6 Players to Buy/Sell (Fantasy Baseball)
More than any other sport, it’s important to keep the big picture in mind in fantasy baseball. We need to always be on the lookout for players who are unlikely to keep up their current production, whether due to statistical regression, the likelihood of injury, or as I’ll discuss this week, an anticipated innings cap.
But before we get to that, a quick programming note. Going forward, for each name I suggest buying low or selling high, I’ll be including a short list of players that you could consider offering/targeting on the other end of the deal. If you’re curious about a name that didn’t make my list, I’m also always happy to field trade-related questions on Twitter @andrew_seifter.
Players to Buy
Chris Sale (SP – BOS)
This is likely the last call to buy low on Sale after he spun six scoreless innings with 10 strikeouts against the White Sox on Friday. Maybe it’s already too late, but his ERA still sits north of 5.00, so it’s worth at least inquiring.
Sale still isn’t throwing quite as hard as he typically does, but his velocity has noticeably spiked over the last several outings — coinciding with better results. Sale’s current trajectory looks an awful lot like last season when his velocity steadily increased over the course of the summer. The diminished stuff also doesn’t fully explain his low strand rate and high HR/FB ratio allowed — some positive regression would have been on its way even if he wasn’t regaining lost velocity.
Jack Flaherty (SP – STL)
Flaherty has quietly been making strides this season in terms of velocity, strikeout rate, walk rate, and soft contact generated. Unfortunately, all that progress has been undone by the simple fact that a quarter of the fly balls he’s given up have landed on the wrong side of the outfield fence, leaving his ERA at an unimpressive 4.17. But if Flaherty can maintain those improvements, particularly his 2.45 BB/9 rate, he’s bound to have more success as his HR rate normalizes. With an xFIP and K/BB ratio that are among the best in baseball, Flaherty is an ace in the making — and his owner in your league may not realize it.
Madison Bumgarner (SP – SF)
When we were asked last week to name one underlying player stat that fantasy owners should take note of, I opted to go with Bumgarner’s sparkling 7.0 K/BB ratio. As I pointed out then, over the last three seasons, every pitcher with a K/BB ratio of 6.5 or better has finished with a sub-3.00 ERA. Of course, MadBum went out and screwed up my narrative by walking two batters in his next start, dropping his K/BB ratio to 6.14, but the fact remains that he is still among the top-five pitchers in baseball in both strikeout-to-walk ratio and BB/9 rate. When you pitch half your games in pitcher-friendly Oracle Park, avoiding free passes makes a huge difference. Bumgarner’s ERA is 3.92 right now because his 60.5 percent strand rate is the fourth-lowest in the league, but once that normalizes he should be able to at least match the low-3.00s ERAs he’s posted over the last couple seasons.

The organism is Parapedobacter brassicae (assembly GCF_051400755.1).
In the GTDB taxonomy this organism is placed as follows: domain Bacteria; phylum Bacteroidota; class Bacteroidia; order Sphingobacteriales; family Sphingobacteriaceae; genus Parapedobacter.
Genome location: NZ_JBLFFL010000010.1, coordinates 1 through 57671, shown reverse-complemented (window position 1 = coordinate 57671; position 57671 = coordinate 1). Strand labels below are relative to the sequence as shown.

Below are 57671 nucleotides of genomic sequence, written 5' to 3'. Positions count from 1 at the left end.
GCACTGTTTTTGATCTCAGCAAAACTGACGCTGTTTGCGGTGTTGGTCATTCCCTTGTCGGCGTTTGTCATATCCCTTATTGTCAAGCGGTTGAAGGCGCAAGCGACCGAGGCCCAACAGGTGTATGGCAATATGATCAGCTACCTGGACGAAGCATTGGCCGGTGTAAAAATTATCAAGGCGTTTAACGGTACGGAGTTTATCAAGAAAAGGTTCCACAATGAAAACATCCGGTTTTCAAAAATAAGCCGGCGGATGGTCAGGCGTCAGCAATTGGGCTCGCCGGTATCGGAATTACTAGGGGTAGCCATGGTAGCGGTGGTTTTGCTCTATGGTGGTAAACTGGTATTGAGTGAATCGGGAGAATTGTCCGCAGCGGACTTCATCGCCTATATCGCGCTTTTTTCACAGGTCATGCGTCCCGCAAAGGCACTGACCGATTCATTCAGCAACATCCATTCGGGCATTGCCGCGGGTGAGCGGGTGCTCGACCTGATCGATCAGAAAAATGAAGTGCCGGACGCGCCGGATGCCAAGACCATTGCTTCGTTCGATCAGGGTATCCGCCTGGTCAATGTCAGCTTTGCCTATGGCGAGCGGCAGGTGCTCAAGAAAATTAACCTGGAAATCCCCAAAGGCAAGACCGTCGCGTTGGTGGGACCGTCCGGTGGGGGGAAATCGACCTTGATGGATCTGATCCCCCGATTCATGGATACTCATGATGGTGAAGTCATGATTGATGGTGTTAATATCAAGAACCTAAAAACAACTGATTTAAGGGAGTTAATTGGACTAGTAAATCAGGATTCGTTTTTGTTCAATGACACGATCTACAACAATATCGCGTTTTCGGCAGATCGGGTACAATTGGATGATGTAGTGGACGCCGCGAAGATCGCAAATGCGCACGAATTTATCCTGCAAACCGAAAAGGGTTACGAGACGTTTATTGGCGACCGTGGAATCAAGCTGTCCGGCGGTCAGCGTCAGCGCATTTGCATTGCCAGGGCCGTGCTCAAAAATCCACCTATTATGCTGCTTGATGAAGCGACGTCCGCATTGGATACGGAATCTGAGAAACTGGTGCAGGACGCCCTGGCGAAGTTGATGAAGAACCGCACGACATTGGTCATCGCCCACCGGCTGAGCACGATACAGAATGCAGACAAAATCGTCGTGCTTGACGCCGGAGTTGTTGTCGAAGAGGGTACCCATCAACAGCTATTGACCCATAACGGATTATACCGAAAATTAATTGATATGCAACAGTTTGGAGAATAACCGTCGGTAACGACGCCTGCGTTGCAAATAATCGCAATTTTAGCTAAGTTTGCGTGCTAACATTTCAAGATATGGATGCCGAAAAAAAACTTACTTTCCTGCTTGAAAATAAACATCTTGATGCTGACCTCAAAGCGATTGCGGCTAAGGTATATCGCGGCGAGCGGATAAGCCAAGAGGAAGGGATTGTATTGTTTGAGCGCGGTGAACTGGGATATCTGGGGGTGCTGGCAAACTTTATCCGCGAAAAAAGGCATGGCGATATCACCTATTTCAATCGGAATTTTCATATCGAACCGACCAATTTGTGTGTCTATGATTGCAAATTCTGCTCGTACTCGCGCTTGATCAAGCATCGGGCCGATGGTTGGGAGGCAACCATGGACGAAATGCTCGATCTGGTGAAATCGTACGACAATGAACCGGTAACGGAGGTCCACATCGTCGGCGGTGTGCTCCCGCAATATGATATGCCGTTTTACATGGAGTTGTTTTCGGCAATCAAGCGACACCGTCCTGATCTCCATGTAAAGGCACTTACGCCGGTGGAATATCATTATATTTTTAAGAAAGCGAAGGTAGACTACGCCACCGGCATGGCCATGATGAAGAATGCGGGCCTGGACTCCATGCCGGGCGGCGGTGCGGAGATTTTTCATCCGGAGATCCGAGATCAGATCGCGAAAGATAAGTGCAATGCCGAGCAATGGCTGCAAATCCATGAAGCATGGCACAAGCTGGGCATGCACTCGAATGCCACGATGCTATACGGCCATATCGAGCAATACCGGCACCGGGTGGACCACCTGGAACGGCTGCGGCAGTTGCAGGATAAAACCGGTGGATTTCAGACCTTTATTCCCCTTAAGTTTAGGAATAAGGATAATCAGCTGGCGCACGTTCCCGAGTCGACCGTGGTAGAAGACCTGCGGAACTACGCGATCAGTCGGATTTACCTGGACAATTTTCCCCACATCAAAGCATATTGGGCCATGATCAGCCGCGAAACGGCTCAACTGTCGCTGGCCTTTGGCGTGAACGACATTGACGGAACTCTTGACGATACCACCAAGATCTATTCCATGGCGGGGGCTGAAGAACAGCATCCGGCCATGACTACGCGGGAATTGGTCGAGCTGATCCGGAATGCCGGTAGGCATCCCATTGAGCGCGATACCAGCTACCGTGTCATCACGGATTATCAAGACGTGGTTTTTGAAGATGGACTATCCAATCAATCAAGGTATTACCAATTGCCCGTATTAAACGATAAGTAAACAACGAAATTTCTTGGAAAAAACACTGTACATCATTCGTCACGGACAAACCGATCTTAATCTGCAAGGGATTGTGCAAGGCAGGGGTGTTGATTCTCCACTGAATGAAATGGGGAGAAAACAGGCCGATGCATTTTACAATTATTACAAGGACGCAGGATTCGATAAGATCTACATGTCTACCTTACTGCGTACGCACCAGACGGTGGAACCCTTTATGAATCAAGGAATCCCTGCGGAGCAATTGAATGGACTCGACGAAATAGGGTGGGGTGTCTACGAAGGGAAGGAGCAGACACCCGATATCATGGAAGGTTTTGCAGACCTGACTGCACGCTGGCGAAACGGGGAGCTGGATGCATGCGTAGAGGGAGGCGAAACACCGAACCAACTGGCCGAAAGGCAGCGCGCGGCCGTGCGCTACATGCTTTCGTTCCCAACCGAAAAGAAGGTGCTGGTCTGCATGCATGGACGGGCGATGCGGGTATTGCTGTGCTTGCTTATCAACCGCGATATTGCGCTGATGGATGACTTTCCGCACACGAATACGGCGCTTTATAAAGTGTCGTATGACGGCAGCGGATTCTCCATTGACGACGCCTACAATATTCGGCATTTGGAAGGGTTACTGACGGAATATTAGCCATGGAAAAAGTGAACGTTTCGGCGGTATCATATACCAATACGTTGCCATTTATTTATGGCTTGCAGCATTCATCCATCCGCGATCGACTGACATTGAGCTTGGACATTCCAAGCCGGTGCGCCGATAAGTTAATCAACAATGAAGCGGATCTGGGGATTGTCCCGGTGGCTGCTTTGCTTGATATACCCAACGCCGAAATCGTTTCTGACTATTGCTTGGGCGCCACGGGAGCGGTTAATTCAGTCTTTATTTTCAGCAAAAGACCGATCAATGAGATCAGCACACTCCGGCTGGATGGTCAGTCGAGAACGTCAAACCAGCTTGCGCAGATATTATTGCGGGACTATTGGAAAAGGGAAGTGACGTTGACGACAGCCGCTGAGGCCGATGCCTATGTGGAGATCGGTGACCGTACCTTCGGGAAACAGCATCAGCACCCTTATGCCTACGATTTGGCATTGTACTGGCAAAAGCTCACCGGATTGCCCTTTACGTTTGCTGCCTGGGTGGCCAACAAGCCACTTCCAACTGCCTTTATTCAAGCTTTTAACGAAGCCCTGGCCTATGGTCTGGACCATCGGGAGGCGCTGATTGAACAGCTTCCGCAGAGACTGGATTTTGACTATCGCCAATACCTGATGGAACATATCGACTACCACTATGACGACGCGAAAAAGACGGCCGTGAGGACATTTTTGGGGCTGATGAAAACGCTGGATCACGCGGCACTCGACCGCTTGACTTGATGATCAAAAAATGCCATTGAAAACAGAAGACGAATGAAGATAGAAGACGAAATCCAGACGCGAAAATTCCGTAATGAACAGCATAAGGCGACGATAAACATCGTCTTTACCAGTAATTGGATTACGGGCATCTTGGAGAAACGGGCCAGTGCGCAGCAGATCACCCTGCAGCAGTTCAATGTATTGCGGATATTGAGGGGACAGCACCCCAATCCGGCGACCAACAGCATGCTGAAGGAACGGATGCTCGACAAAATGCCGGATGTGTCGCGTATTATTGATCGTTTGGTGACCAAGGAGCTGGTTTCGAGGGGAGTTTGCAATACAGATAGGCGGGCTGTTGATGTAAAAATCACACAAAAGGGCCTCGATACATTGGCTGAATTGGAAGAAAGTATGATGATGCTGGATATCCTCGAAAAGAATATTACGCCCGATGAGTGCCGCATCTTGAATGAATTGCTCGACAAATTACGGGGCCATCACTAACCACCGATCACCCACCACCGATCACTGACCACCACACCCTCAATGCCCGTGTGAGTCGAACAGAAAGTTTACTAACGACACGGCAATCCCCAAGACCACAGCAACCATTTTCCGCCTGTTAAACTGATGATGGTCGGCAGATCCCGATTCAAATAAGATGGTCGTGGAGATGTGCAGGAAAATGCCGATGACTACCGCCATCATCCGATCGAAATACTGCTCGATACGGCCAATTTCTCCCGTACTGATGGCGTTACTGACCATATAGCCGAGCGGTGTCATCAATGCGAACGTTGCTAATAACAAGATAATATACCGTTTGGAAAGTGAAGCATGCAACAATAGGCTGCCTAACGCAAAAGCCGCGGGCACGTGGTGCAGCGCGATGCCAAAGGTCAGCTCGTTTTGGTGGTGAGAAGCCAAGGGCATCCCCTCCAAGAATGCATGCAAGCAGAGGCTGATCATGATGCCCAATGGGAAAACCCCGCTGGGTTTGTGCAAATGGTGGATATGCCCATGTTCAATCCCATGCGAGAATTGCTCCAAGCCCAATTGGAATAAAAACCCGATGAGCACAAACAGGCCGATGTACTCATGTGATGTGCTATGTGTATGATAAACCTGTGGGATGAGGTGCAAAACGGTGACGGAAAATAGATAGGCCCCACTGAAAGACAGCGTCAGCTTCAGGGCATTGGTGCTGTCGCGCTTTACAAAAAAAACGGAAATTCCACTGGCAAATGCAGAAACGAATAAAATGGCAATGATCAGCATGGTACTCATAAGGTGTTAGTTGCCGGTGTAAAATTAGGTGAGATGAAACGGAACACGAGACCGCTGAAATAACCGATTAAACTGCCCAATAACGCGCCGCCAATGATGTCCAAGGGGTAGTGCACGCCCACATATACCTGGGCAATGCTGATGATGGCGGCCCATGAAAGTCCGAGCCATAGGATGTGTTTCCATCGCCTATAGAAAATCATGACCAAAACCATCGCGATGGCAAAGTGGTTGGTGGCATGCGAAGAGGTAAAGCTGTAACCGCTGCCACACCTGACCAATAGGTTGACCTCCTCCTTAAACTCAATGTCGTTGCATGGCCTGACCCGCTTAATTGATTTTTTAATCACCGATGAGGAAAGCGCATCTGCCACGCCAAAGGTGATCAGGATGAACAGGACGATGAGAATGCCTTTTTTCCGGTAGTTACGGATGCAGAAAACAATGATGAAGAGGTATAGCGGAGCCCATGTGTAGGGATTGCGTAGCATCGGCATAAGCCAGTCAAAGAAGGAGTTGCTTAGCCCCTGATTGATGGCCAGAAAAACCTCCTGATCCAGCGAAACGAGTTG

Players to Sell
Chris Paddack (SP – SD)
If you happen to own Paddack, this may sound like sacrilege. He has been every bit as dominant as advertised. But while Paddack has all the makings of a future fantasy ace, he’s unlikely to deliver top-12 starter numbers this season.
Why? Well, for one thing, Paddack has a potential innings limit hanging over his head. So far, the Padres are taking an innovative — and fantasy-friendly — approach to limiting Paddack’s workload by working in extra days off in between starts, but MLB.com reports that Paddack “almost certainly” won’t reach the 167 innings he’s currently on pace for and the Padres “might skip Paddack’s turn entirely” on some occasions, even if they don’t shut him down completely.
There’s also the matter of the incredibly fortunate batted ball results Paddack has been getting. His 1.55 ERA is obviously unsustainable, but his minuscule .176 BABIP allowed and 5.3 percent HR/FB ratio allowed suggest he’s in store for more ERA regression than his fantasy owners might realize.
Domingo German (SP – NYY)
German is another young starter who is off to a fantastic start but will reportedly be subject to an innings limit this season. Like Paddack, German has also benefited from some unsustainable batted ball results, including a .204 BABIP allowed and 5.1 percent HR/FB ratio that are both among the six-lowest marks for qualified starters. Those numbers would be due for regression for any pitcher, but they are even less likely to hold for a pitcher who has to make half his starts in a ballpark that was the sixth-most friendly for both home runs and total offense in 2018. German has a bright future ahead of him, but his 2019 fantasy value is likely at its peak.
Joe Musgrove (SP – PIT)
There seems to be a lot of love for Musgrove in the fantasy community, but I’m not exactly sure what he’s done to deserve it. Sure, his 2.63 ERA and 1.04 WHIP look nice, but they are being held up by an unsustainable .266 BABIP allowed and an absurdly-low 2.8 percent HR/FB ratio, the latter of which is currently the lowest among all qualified starters. Once his home run rate normalizes, Musgrove will likely revert back to the low 4.00s ERA he’s had in the past, and that simply isn’t going to cut it in mixed leagues for a pitcher with a thoroughly mediocre strikeout rate.